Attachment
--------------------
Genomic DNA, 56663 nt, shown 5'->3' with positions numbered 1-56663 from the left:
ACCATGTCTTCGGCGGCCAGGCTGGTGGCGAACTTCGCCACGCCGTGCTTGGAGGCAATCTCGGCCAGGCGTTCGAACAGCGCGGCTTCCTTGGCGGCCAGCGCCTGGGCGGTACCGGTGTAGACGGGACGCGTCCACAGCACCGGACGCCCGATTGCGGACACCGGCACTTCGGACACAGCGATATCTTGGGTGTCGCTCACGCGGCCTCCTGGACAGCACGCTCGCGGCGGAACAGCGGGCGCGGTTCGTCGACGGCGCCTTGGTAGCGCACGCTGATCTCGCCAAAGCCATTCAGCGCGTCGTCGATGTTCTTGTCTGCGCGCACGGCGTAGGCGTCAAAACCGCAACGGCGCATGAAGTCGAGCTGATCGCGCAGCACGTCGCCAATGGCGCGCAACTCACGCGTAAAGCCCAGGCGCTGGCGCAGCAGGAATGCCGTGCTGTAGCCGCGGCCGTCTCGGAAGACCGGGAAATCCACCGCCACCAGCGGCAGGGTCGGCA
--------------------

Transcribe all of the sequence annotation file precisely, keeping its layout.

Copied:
Genomic DNA, 56663 nt, shown 5'->3' with positions numbered 1-56663 from the left:
ACCATGTCTTCGGCGGCCAGGCTGGTGGCGAACTTCGCCACGCCGTGCTTGGAGGCAATCTCGGCCAGGCGTTCGAACAGCGCGGCTTCCTTGGCGGCCAGCGCCTGGGCGGTACCGGTGTAGACGGGACGCGTCCACAGCACCGGACGCCCGATTGCGGACACCGGCACTTCGGACACAGCGATATCTTGGGTGTCGCTCACGCGGCCTCCTGGACAGCACGCTCGCGGCGGAACAGCGGGCGCGGTTCGTCGACGGCGCCTTGGTAGCGCACGCTGATCTCGCCAAAGCCATTCAGCGCGTCGTCGATGTTCTTGTCTGCGCGCACGGCGTAGGCGTCAAAACCGCAACGGCGCATGAAGTCGAGCTGATCGCGCAGCACGTCGCCAATGGCGCGCAACTCACGCGTAAAGCCCAGGCGCTGGCGCAGCAGGAATGCCGTGCTGTAGCCGCGGCCGTCTCGGAAGACCGGGAAATCCACCGCCACCAGCGGCAGGGTCGGCA